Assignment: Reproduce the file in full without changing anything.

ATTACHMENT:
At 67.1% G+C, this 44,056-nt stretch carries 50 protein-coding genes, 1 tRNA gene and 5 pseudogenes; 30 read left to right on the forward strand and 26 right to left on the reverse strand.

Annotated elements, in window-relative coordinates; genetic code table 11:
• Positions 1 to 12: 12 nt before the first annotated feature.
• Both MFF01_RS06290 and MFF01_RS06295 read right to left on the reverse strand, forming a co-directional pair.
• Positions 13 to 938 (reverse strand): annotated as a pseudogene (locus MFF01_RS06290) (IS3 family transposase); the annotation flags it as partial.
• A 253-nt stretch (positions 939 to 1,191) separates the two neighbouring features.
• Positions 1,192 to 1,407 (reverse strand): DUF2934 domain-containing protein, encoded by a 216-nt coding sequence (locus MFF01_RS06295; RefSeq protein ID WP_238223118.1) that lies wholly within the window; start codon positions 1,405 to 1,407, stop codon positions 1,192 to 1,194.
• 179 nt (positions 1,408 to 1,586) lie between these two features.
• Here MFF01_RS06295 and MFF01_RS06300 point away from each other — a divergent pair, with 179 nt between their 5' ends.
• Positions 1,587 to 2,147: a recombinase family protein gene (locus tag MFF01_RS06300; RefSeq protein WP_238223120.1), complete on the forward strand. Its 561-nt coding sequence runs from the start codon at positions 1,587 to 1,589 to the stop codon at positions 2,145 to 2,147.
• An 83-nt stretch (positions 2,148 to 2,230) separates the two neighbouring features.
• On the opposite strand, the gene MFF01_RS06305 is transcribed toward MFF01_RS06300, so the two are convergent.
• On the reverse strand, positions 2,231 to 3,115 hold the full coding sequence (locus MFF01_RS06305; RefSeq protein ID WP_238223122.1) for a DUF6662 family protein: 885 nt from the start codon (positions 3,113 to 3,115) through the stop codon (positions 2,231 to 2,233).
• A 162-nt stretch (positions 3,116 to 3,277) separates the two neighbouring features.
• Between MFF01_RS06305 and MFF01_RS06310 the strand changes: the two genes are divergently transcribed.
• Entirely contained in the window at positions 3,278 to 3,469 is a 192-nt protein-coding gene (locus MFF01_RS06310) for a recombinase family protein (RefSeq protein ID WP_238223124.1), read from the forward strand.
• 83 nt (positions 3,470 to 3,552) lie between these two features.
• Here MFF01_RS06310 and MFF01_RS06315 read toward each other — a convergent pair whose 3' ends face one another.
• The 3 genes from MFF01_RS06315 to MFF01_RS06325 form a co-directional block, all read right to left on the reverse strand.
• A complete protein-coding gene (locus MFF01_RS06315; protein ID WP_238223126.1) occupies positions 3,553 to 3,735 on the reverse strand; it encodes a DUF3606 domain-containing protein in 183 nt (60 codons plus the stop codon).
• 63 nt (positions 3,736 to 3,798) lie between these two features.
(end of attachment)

At 67.1% G+C, this 44,056-nt stretch carries 50 protein-coding genes, 1 tRNA gene and 5 pseudogenes; 30 read left to right on the forward strand and 26 right to left on the reverse strand.

Annotated elements, in window-relative coordinates; genetic code table 11:
• Positions 1 to 12: 12 nt before the first annotated feature.
• Both MFF01_RS06290 and MFF01_RS06295 read right to left on the reverse strand, forming a co-directional pair.
• Positions 13 to 938 (reverse strand): annotated as a pseudogene (locus MFF01_RS06290) (IS3 family transposase); the annotation flags it as partial.
• A 253-nt stretch (positions 939 to 1,191) separates the two neighbouring features.
• Positions 1,192 to 1,407 (reverse strand): DUF2934 domain-containing protein, encoded by a 216-nt coding sequence (locus MFF01_RS06295; RefSeq protein ID WP_238223118.1) that lies wholly within the window; start codon positions 1,405 to 1,407, stop codon positions 1,192 to 1,194.
• 179 nt (positions 1,408 to 1,586) lie between these two features.
• Here MFF01_RS06295 and MFF01_RS06300 point away from each other — a divergent pair, with 179 nt between their 5' ends.
• Positions 1,587 to 2,147: a recombinase family protein gene (locus tag MFF01_RS06300; RefSeq protein WP_238223120.1), complete on the forward strand. Its 561-nt coding sequence runs from the start codon at positions 1,587 to 1,589 to the stop codon at positions 2,145 to 2,147.
• An 83-nt stretch (positions 2,148 to 2,230) separates the two neighbouring features.
• On the opposite strand, the gene MFF01_RS06305 is transcribed toward MFF01_RS06300, so the two are convergent.
• On the reverse strand, positions 2,231 to 3,115 hold the full coding sequence (locus MFF01_RS06305; RefSeq protein ID WP_238223122.1) for a DUF6662 family protein: 885 nt from the start codon (positions 3,113 to 3,115) through the stop codon (positions 2,231 to 2,233).
• A 162-nt stretch (positions 3,116 to 3,277) separates the two neighbouring features.
• Between MFF01_RS06305 and MFF01_RS06310 the strand changes: the two genes are divergently transcribed.
• Entirely contained in the window at positions 3,278 to 3,469 is a 192-nt protein-coding gene (locus MFF01_RS06310) for a recombinase family protein (RefSeq protein ID WP_238223124.1), read from the forward strand.
• 83 nt (positions 3,470 to 3,552) lie between these two features.
• Here MFF01_RS06310 and MFF01_RS06315 read toward each other — a convergent pair whose 3' ends face one another.
• The 3 genes from MFF01_RS06315 to MFF01_RS06325 form a co-directional block, all read right to left on the reverse strand.
• A complete protein-coding gene (locus MFF01_RS06315; protein ID WP_238223126.1) occupies positions 3,553 to 3,735 on the reverse strand; it encodes a DUF3606 domain-containing protein in 183 nt (60 codons plus the stop codon).
• 63 nt (positions 3,736 to 3,798) lie between these two features.